Gee, Kathy, it’s Tuesday…don’t you post on Mondays?
Well, yes. Normally. But this weekend was kinda cool because my parents came to visit from Illinois. Why the visit? To see me, of course.
Okay…not really, but seeing their eldest daughter is a perk.
Mom and Dad came to see The Spirit of Woodlan perform at Homestead.
Two years ago, during Ella’s first year in the marching band, Mom and my sister drove from Illinois to see Spirit perform The Pyramids of Egypt at Lucas Oil Stadium. Mom decided that as very super-dee-duper cool as that was…it was crowded and a bit crazy.
Last year Mom and Dad (and my other sister) came for the first ISSMA competition at Homestead and enjoyed it so much, that Mom made a vow to visit for this competition every year.
So I wasn’t on the bus. No pics of the kids smiling faces behind tall-backed seats. No turning left. No hanging out at school all morning. No helping put on gauntlets and zipping up jackets. I made breakfast for my parents. I chatted with them. Then, when the time was right, we went to Homestead.
Mom and I watched all the bands, wrapped in ponchos and under an umbrella when the rain hit.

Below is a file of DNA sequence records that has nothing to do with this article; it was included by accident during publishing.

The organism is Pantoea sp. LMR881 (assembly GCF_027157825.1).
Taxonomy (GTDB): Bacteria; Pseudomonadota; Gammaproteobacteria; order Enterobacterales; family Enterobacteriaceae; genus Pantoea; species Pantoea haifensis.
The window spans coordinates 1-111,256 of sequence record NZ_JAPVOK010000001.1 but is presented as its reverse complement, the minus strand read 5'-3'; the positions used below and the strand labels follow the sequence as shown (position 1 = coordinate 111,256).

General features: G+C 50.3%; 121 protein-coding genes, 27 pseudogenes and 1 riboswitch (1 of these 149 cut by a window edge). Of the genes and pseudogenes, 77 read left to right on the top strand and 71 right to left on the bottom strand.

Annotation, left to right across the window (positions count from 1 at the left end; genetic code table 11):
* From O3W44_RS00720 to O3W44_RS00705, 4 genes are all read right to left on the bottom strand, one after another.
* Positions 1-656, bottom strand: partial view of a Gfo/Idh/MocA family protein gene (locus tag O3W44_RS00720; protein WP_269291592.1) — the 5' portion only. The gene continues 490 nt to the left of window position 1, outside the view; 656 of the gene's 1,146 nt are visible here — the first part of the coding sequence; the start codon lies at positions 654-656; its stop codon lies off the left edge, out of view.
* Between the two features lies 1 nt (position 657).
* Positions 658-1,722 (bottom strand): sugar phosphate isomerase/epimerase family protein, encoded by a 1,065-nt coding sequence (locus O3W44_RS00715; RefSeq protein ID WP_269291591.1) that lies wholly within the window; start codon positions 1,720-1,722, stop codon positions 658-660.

The screens went up this time. Exciting! And they looked fabulous.
A little cloudy…a bit of rain…The Spirit of Woodlan went out and did their best!
After so many times watching on her phone (because I am a good kid and record and send each performance), Mom was thrilled to see it in person. After being a part of this for so long, after watching practices, after seeing the show who knows how many times, I forget to listen, to watch, to enjoy. It’s something I know. It’s familiar. I know the notes. I have seen the drill and flags. I begin to analyze things, judge…
Was this better or worse than the last performance? Did they hit every crescendo? Were they in step? Were the flags in sync?
Sitting with Mom, who couldn’t have smiled more, I remembered to enjoy it. Marching band is temporary. Fleeting. Moments of a short high school existence. I don’t want to look back and think on how they placed, or how they did…just that they did. They performed. They had fun. They learned that they can do anything they want. They worked hard.
We all get wrapped up in the doing. Who has to be where, when. What has to be moved or made. What has to be perfected.
So, I wasn’t on the bus. Maybe the band members missed me (I might have received a phone call from a certain one of my faeries). But stepping back, not being submerged in roll call, loading and unloading, uniforms, and warm-up, made me remember that I do what I do because I love it. I love the band, the musicians. I love helping. I love being a part of this time in my daughter’s life.
Let’s spread our love. Make sure these talented high schoolers know we enjoy this. Let them feel the fire of us wanting to be involved, wanting them to have fun.
We’re deep in the season now. Things are getting serious. The flames might be fading a bit as we trudge on.
So let’s march. Let’s laugh. Let’s show everyone our Spirit.